For most of their public lives, Robert F. Kennedy and Martin Luther King, Jr. were hardly allies, let alone friends. The dividing line was too thick, one the heir of Irish-American royalty, the other the agitator for civil rights in the Deep South. And there is scant record of their lives touching.
Yet both men, who died fifty years ago this year, are the subject of a slender new show at the New York Historical Society called Rebel Spirits: Robert F. Kennedy and Martin Luther King, Jr.
Because the record of their relationship is so slight, one that transpired mostly over phone calls, the exhibition is in part not so much the story of two charismatic American icons as it is the story, told largely through sixty news photographs, of the civil rights movement in America and its often uneasy relationship to power.
The distance between the two men is most apparent midway through the exhibition. At the back wall of the small upstairs gallery are their portraits. They are not the brooding and beautiful shots most people are familiar with, that of King looking sideways from the pews during a Southern Christian Leadership Conference meeting or Kennedy staring out the window of his campaign plane, both of which greet visitors as they enter the show.
Rather, these side-by-side shots feature a solemn-looking King staring at the camera with a number hung over his neck. It is a mugshot from King’s arrest in 1956 during the Montgomery bus boycott.
Scribbled over it, presumably from an Alabama police office years later, is the word “DEAD 4-4-68.” At the right shoulder of this King is Kennedy, his hair in its famous tousle, his face partially obscured by a director’s slateboard clapper with the words “Paris, France” scrawled across it.
These were lives, in other words, more different than they were the same.
The first time the paths of the Boston brahmin (although, to be clear, the Kennedy clan’s Irish Catholicism kept them on the margins of certain segments of polite society) and the Georgia preacher crossed was during the fall of 1960, when John F. Kennedy was locked in a neck-and-neck campaign for president and King was sitting in Georgia jail, arrested trying to peacefully integrate an Atlanta department store restaurant.
Kennedy put in a sympathy call to King’s wife Coretta, while Bobby, then his brother’s campaign manager, called state officials and a judge in the state to nudge King’s release along.
The efforts helped deliver African-Americans in the South to the Democratic Party and away from the party of Lincoln, but afterwards President Kennedy slow-walked progress on civil rights, fearful of antagonizing southern segregationists in the House and Senate.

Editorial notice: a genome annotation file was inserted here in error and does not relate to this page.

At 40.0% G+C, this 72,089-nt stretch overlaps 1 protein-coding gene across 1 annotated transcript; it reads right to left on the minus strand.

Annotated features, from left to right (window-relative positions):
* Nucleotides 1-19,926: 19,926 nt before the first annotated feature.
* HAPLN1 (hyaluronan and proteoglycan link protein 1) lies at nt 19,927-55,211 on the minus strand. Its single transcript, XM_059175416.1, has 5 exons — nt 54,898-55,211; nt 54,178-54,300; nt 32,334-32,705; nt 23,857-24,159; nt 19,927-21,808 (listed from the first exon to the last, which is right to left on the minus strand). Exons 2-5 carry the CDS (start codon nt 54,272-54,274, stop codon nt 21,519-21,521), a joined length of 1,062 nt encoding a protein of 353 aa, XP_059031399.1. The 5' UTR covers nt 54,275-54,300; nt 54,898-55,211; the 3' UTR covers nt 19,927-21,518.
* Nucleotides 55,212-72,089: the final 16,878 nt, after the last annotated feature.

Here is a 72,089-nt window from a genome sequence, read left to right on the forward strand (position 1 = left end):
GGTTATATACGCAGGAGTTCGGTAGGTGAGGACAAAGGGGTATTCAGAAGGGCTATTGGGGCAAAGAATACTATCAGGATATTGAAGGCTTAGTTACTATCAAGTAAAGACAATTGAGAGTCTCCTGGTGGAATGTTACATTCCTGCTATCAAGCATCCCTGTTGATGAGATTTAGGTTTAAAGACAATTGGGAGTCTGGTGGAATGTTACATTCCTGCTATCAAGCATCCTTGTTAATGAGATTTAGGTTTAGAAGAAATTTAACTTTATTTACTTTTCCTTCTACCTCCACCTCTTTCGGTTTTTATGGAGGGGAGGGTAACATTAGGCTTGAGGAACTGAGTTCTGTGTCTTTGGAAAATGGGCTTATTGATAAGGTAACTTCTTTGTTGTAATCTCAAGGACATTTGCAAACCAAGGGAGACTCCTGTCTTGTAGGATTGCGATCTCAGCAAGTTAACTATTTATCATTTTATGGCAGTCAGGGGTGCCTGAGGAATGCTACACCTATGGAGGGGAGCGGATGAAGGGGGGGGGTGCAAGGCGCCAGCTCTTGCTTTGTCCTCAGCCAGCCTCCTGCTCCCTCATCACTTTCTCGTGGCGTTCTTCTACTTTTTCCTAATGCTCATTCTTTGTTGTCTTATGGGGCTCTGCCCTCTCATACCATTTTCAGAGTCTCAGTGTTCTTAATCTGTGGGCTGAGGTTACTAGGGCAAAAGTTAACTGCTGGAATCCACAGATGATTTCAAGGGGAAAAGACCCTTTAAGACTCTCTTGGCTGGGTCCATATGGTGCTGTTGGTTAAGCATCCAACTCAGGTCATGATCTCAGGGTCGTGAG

President Kennedy’s later lionization as a champion of equality is a bastardization of the record, but Bobby was better, even if he bowed under pressure from FBI director J. Edgar Hoover to begin the wiretap on King that would trail him for the rest of his life.
Robert Kennedy kept in his office at the Justice Department–when he served as attorney general for his brother–the bashed-in white metal helmet of one of the U.S. Marshals who protected James Meredith as he attempted to integrate the University of Mississippi.
Kennedy’s Justice Department forced the integration of public schools and filed 57 lawsuits against localities for civil rights violations. He met King at the White House; the picture of the two of them surrounded by a phalanx of White House aides and vice-president Lyndon Johnson is one of the highlights of the show and the only known photo of them together.
Rather, as the show makes clear, Kennedy found his footing on civil rights in the wake and grief of his brother’s death. The operator who bragged, “People say I am ruthless. I am not ruthless. And if I find the man who is calling me ruthless, I shall destroy him” found common cause with people who suffer, became a senator from New York, and toured Appalachia and riot-scarred inner cities.
Before his death, King made it known that Kennedy would be the recipient of King’s first presidential endorsement. In a glass display case at the center of the gallery is even a small “Kennedy/King” campaign pin from early 1968. After King’s death, some civil rights leaders looked to Kennedy, and not to King’s deputies, to carry the movement forward.
Many of the images in “Rebel Spirits” will be familiar to anyone who lived through the Sixties, or the Sixties nostalgia that has soaked the culture ever since.
But there are still some shots here that retain the power to shock. Among them is King holding his young son in his arms in broad daylight as they inspect a charred cross left on their front lawn the night before, courtesy of the Ku Klux Klan.
Another is a grainy picture, courtesy of the FBI files, of King with advisors Stanley Levison and Clarence Jones, presumed (wrongly as it turns out) Communist agents. Another is of King leaving Hoover’s office, his face stuck in shocked surprise as he comes to understand the extent of the surveillance the bureau has conducted against him.
There are bits of humor in “Rebel Spirits, “including a letter that Kennedy wrote to Time magazine publisher Henry Luce complaining of “the prejudice and unfairness of Time Magazine as far as the Kennedys are concerned,” but it is for the most part a somber and sober way to spend an hour or so.
The show begins and ends with Robert Kennedy’s campaign rally in a poor and black neighborhood the night of King’s assassination. Cities across America were breaking out in riots. Kennedy appealed for calm and quoted Aeschylus, reminding his audience to to “tame the savageness of man and to make gentle the life of this world.”
Robert Kennedy would himself be dead a few months later. One is left only able to imagine what the world would have looked like if there were more pictures of this story to tell.